Managers of food trucks are in charge of the employees and day-to-day operations of food trucks in big cities, small towns, or major tourist attractions. They might be in charge of scheduling work, getting licenses for food service in different areas, and ordering food inventory as needed. Managers of food trucks should have at least a high school diploma, but they can also benefit from working as a food truck employee in the past.

6. Hotel assistant general manager

National average salary: $38,850 per year

Every day, the hotel’s assistant general manager assists the general manager with their work. They assist the general manager in interviewing candidates for positions, making hiring decisions, and coordinating employee training efforts. In order to allow general managers to take vacation or sick days, hotel assistant general managers may also cover shifts for general managers and serve as temporary general managers for a predetermined period of time.

A high school diploma and a few years of hotel work experience are required to become an assistant general manager in a hotel. A bachelor’s or associate’s degree in hospitality and tourism can also lead to this position at larger chains.

7. Cruise agent

National average salary: $40,247 per year

Travel agents and cruise lines employ cruise agents to assist guests in locating and booking cruise vacations that are within their budget and interests. Prior to and following a cruise vacation, they also provide additional services for guests, such as arranging for various modes of transportation and booking hotel accommodations.

People who want to start a career as a cruise agent should show that they enjoy traveling and are familiar with cruise ship vacations. In order to work as a cruise travel agent, they should also have at least a high school diploma and benefit from obtaining a professional certification.

Clients who book reservations through cruise travel agents receive assistance with the sales process. You could play this role by giving the customer information about each cruise and its destination, discussing the customer’s budget and offering travel options that fit their needs, making travel and lodging arrangements, and carrying out any other administrative work necessary to schedule the cruise.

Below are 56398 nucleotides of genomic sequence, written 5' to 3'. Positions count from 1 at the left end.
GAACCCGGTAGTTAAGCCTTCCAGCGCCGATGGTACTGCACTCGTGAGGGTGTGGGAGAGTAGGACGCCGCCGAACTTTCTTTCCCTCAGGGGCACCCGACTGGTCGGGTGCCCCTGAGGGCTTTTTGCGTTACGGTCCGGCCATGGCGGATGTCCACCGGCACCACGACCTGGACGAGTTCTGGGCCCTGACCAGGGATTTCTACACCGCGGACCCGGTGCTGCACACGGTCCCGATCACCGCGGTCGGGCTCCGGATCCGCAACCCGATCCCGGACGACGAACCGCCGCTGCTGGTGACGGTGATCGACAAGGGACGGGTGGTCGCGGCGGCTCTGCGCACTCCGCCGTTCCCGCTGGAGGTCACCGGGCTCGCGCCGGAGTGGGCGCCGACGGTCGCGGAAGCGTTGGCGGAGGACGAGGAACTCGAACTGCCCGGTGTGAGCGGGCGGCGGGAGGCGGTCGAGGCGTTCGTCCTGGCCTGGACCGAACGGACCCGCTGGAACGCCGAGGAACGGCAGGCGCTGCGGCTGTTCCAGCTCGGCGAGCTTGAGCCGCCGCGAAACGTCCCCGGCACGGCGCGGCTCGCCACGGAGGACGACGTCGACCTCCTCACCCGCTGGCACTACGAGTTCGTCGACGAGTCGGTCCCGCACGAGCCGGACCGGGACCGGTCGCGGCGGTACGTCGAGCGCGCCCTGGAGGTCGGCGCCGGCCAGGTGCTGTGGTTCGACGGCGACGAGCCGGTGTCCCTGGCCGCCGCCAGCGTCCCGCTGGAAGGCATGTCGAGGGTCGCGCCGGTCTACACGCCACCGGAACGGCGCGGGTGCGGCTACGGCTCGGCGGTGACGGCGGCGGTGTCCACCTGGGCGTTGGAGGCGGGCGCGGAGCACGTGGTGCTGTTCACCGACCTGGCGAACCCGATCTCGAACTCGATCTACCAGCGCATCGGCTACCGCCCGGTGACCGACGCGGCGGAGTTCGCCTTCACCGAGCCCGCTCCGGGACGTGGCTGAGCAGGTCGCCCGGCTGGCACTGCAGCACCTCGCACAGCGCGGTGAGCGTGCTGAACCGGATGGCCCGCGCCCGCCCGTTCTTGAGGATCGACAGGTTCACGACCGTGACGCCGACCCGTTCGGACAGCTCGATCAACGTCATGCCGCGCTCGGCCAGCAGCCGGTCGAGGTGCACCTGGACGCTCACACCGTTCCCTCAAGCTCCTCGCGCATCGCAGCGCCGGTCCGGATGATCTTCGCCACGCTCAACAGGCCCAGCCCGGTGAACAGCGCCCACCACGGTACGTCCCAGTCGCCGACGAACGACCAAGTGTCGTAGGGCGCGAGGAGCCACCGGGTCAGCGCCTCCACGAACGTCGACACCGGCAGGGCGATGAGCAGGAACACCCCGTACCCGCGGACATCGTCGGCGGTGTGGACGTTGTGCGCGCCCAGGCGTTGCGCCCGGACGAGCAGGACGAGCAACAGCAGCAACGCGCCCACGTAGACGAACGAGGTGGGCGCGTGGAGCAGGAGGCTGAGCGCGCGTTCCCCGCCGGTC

Clients can communicate with cruise travel agents in person, via phone, chat, or email. You might also need to be available to your customers while they are on vacation in case there are issues with their accommodations, stops, or destinations. This could mean being on call at night and on weekends.

A high school diploma or its equivalent and some travel industry experience are the primary requirements for becoming a cruise travel agent. Candidates with formal training in a related field, such as an associate’s or bachelor’s degree in marketing or international studies, may be preferred by some employers.

There are schools that offer courses or programs specifically designed for professional travel planning. These courses can help you stand out from other applicants by teaching you how to use industry software. Before enrolling in any education for this position, be sure to check your local regulations because the exact requirements for additional certification or licensing vary by state.